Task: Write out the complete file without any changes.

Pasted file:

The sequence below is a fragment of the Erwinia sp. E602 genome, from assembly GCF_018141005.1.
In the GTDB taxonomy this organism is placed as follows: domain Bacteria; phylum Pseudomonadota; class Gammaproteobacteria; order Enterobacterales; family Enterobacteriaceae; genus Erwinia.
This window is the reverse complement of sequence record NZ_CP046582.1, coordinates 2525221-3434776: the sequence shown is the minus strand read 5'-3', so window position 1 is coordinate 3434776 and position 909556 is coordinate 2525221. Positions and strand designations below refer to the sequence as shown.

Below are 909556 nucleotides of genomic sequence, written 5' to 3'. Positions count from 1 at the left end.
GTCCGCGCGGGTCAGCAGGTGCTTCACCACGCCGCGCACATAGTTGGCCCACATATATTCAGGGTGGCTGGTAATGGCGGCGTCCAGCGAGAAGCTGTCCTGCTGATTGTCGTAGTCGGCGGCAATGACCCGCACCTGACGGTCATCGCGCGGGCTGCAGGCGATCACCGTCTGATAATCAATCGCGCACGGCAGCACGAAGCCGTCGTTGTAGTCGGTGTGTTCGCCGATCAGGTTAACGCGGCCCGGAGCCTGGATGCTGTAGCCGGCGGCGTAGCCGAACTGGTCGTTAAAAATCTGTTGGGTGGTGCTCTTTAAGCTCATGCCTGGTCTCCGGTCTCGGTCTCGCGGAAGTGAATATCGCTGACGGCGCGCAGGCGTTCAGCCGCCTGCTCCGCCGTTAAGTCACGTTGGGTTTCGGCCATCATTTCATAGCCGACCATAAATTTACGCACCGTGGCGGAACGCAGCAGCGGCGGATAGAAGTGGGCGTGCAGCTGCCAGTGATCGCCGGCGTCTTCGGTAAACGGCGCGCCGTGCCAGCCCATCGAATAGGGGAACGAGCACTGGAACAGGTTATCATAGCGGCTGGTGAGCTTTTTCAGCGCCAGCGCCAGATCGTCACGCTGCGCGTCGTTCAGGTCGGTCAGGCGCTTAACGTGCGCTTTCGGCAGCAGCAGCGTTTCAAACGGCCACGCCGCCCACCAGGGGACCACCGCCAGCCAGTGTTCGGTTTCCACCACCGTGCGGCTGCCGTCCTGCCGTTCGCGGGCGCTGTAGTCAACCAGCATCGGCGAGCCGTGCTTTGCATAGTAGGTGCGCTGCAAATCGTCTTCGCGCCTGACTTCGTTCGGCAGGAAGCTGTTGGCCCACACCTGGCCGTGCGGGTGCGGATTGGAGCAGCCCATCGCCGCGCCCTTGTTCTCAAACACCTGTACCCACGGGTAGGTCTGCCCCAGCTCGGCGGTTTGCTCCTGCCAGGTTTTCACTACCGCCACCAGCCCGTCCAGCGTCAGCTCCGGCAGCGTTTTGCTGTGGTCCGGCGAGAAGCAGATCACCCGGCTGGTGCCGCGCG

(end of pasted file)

The sequence below is a fragment of the Erwinia sp. E602 genome, from assembly GCF_018141005.1.
In the GTDB taxonomy this organism is placed as follows: domain Bacteria; phylum Pseudomonadota; class Gammaproteobacteria; order Enterobacterales; family Enterobacteriaceae; genus Erwinia.
This window is the reverse complement of sequence record NZ_CP046582.1, coordinates 2525221-3434776: the sequence shown is the minus strand read 5'-3', so window position 1 is coordinate 3434776 and position 909556 is coordinate 2525221. Positions and strand designations below refer to the sequence as shown.

Below are 909556 nucleotides of genomic sequence, written 5' to 3'. Positions count from 1 at the left end.
GTCCGCGCGGGTCAGCAGGTGCTTCACCACGCCGCGCACATAGTTGGCCCACATATATTCAGGGTGGCTGGTAATGGCGGCGTCCAGCGAGAAGCTGTCCTGCTGATTGTCGTAGTCGGCGGCAATGACCCGCACCTGACGGTCATCGCGCGGGCTGCAGGCGATCACCGTCTGATAATCAATCGCGCACGGCAGCACGAAGCCGTCGTTGTAGTCGGTGTGTTCGCCGATCAGGTTAACGCGGCCCGGAGCCTGGATGCTGTAGCCGGCGGCGTAGCCGAACTGGTCGTTAAAAATCTGTTGGGTGGTGCTCTTTAAGCTCATGCCTGGTCTCCGGTCTCGGTCTCGCGGAAGTGAATATCGCTGACGGCGCGCAGGCGTTCAGCCGCCTGCTCCGCCGTTAAGTCACGTTGGGTTTCGGCCATCATTTCATAGCCGACCATAAATTTACGCACCGTGGCGGAACGCAGCAGCGGCGGATAGAAGTGGGCGTGCAGCTGCCAGTGATCGCCGGCGTCTTCGGTAAACGGCGCGCCGTGCCAGCCCATCGAATAGGGGAACGAGCACTGGAACAGGTTATCATAGCGGCTGGTGAGCTTTTTCAGCGCCAGCGCCAGATCGTCACGCTGCGCGTCGTTCAGGTCGGTCAGGCGCTTAACGTGCGCTTTCGGCAGCAGCAGCGTTTCAAACGGCCACGCCGCCCACCAGGGGACCACCGCCAGCCAGTGTTCGGTTTCCACCACCGTGCGGCTGCCGTCCTGCCGTTCGCGGGCGCTGTAGTCAACCAGCATCGGCGAGCCGTGCTTTGCATAGTAGGTGCGCTGCAAATCGTCTTCGCGCCTGACTTCGTTCGGCAGGAAGCTGTTGGCCCACACCTGGCCGTGCGGGTGCGGATTGGAGCAGCCCATCGCCGCGCCCTTGTTCTCAAACACCTGTACCCACGGGTAGGTCTGCCCCAGCTCGGCGGTTTGCTCCTGCCAGGTTTTCACTACCGCCACCAGCCCGTCCAGCGTCAGCTCCGGCAGCGTTTTGCTGTGGTCCGGCGAGAAGCAGATCACCCGGCTGGTGCCGCGCG